The sipping forecast – part three


Photograph: Jason Lowe

Photograph: Jason Lowe

In our last glance (for now) at the prospects for Italy’s 2014 vintage, three more of our learned winemakers relay their experiences from the front vine to our buyer and Italian wine expert David Berry Green

The Vaona family at Novaia, Veneto

Difficult but not impossible is how 2014 might be remembered. It will certainly be recorded as one of the strangest and most difficult to interpret. A good vignaiolo or ‘winegrower’ must learn how to handle these extreme years, and to make wines that reflect the year in question.

Spring arrived early, with budding two weeks in advance, heightening a fear of frost that never materialised. Summer was fine until mid-June, after which incessant rain brought on downy mildew and the need to treat regularly with organic based products; we counted 20 by the end of the season. The wet summer meant the plant was by now behind. A sunny and largely dry September and October allowed for a dry harvest, facilitating the first phase of the appassimento. November was again rainy.

The quality of the grapes was compromised by fungal attacks, with only 20 percent of the fruit good enough to be vinified as Amarone; the remaining 80 percent became Valpolicella. Selection in vine left 15 percent on the ground, with average yields down by 20 percent on 2013. The Valpolicella wines will be less structured than normal, but fresh and alive, pale in colour due to their low pH, and with delicate aromas. For Amarone, Recioto and Ripasso we need to wait, but it’s already clear that no Amarone Riserva Le Balze nor Valpolicella I Cantoni will be made.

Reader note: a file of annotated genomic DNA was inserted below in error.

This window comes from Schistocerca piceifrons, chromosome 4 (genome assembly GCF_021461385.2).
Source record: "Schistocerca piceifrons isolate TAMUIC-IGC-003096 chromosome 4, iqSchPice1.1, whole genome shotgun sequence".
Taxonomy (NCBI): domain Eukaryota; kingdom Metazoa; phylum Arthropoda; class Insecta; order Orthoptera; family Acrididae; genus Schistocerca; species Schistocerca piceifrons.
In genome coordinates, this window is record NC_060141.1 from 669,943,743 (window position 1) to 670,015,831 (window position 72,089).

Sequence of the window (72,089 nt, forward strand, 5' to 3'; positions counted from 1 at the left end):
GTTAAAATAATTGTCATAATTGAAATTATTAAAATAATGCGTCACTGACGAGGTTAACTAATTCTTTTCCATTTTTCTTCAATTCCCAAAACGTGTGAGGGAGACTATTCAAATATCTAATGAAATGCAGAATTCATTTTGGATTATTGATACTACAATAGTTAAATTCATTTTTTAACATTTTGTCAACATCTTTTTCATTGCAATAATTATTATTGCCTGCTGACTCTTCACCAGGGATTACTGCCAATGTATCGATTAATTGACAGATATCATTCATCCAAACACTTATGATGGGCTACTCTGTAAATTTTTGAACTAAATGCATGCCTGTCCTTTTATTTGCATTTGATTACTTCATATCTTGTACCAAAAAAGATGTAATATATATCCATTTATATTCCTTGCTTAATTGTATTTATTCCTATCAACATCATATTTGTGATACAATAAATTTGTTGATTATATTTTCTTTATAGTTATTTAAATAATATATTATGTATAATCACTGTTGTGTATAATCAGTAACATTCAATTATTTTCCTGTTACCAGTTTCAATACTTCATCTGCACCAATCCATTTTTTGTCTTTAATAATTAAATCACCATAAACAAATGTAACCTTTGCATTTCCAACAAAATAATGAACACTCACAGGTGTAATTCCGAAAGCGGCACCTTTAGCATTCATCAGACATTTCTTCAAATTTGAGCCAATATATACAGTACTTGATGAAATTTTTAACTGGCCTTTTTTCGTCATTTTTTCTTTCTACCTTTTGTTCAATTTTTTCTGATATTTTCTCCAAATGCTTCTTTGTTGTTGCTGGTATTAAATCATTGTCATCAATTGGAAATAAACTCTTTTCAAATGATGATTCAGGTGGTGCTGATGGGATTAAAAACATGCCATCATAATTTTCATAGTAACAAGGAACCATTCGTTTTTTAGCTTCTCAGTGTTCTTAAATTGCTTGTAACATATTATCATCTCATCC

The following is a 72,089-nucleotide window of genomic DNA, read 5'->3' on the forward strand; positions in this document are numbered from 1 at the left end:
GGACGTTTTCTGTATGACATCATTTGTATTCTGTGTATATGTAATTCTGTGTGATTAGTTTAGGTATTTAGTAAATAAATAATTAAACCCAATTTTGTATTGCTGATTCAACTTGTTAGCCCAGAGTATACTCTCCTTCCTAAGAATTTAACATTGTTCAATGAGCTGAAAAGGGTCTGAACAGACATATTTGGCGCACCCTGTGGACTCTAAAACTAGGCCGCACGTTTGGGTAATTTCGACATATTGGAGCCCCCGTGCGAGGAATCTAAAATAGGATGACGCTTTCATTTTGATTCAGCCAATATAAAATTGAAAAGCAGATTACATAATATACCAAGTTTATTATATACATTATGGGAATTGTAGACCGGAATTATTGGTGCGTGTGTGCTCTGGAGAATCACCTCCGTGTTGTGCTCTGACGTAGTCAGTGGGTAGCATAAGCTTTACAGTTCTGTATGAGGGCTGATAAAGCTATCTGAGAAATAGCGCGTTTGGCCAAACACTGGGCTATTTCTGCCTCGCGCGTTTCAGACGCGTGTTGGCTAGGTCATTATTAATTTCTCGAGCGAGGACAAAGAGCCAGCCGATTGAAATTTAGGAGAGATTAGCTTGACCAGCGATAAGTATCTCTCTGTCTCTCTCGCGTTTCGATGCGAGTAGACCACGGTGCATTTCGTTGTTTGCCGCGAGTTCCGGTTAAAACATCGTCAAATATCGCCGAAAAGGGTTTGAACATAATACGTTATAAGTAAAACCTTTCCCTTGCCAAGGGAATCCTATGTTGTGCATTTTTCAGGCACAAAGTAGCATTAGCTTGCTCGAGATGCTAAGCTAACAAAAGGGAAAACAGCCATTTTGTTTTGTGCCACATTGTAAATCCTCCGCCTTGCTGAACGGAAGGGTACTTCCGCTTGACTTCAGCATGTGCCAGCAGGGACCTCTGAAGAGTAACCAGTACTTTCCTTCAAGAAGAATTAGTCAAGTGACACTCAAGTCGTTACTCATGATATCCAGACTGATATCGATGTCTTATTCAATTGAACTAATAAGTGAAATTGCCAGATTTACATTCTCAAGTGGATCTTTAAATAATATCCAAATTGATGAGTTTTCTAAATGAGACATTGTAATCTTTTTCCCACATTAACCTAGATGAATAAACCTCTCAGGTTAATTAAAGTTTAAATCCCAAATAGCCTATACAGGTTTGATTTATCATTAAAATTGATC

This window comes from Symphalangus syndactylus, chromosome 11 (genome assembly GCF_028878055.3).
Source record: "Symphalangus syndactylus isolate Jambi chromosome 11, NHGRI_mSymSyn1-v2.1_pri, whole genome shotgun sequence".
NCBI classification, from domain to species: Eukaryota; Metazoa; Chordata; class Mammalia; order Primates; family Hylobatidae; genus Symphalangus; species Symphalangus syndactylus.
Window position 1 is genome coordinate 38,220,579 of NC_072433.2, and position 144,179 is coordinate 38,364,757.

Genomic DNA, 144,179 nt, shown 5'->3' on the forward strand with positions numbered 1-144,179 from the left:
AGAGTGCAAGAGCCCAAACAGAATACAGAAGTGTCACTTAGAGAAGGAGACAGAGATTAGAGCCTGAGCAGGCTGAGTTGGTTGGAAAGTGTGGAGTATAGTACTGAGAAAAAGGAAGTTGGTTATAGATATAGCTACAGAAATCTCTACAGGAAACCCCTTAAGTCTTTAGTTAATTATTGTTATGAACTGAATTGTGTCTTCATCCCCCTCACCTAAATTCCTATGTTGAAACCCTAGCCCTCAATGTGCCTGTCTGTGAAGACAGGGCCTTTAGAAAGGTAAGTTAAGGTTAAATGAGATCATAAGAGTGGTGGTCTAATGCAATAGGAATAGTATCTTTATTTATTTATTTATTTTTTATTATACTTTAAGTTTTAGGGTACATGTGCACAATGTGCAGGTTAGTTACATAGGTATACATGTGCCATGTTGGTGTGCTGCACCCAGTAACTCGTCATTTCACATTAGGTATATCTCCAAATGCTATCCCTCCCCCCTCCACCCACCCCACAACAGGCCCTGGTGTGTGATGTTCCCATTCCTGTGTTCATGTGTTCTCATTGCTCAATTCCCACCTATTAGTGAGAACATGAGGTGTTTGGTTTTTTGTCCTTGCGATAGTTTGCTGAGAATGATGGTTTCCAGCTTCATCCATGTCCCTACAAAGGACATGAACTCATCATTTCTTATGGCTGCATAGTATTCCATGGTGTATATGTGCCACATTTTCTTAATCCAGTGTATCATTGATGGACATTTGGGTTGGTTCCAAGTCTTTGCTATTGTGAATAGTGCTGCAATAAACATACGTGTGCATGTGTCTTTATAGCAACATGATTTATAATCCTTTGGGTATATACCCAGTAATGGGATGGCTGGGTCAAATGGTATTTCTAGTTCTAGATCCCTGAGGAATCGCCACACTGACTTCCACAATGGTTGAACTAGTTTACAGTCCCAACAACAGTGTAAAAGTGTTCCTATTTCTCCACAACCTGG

Joska Biondelli at Biondelli, Lombardy

The 2014 Biondelli Franciacorta harvest of Chardonnay, which began on 10th August, was difficult. Spring was promising, the flowering arriving 10 days earlier than in 2013. Fortunately after the flowering we weren’t hit by frost, which would have compromised the quality. Summer was another matter. It was very rainy and humid, which brought with it the prospect of rot in Franciacorta. The other big problem was the scarcity of sunny days, resulting in a lower level of sugar ripeness than normal. To meet these challenges we did two things.

First was the selection at harvest, eliminating rotten bunches (roughly 30 percent of the crop). Then in the cantina, in preparing the cuvée this spring, we will blend part of the 2014 wine with the lowest sugar content with the base of 2013 spumante that’s richer in sugar. The 2014 vintage will therefore be distinguished by its piercing acidity and lower than average sugar and alcohol. This may enable us to age the Biondelli Franciacorta for longer than the normal 24 months on its lees; for 40 even to give more complexity. Perhaps then we will afford it a year to put away for ageing. Let’s see.

Odilio and Mattia Antoniotti at Antoniotti, Piedmont

It was a very difficult year in the vineyard. The weather augured well, with above average temperatures in May and June that facilitated excellent flowering. July and August however were very wet, compromising the whole year. September was fine, with a constant breeze and a favourable, diurnal shift between day and night temperatures – a great help to the maturation of the grapes. Yet to achieve really good maturation we were forced to green harvest three times, and the harvest itself was delayed until the middle of October.

Quantity was low compared to 2013, even though that year we were hit by hail that reduced our crop by 50 percent. What we brought in to the cantina in 2014 was healthy. The normally susceptible Vespolina and Croatina varieties came in strong and healthy. According to Odilio, this was a vintage that reminded him of those of the 1980s. In the family’s view 2014 is a good year, but not of the calibre of 2007, 2010 or 2011.

Read parts one and two of ‘The sipping forecast’, or find out more about Italian wine on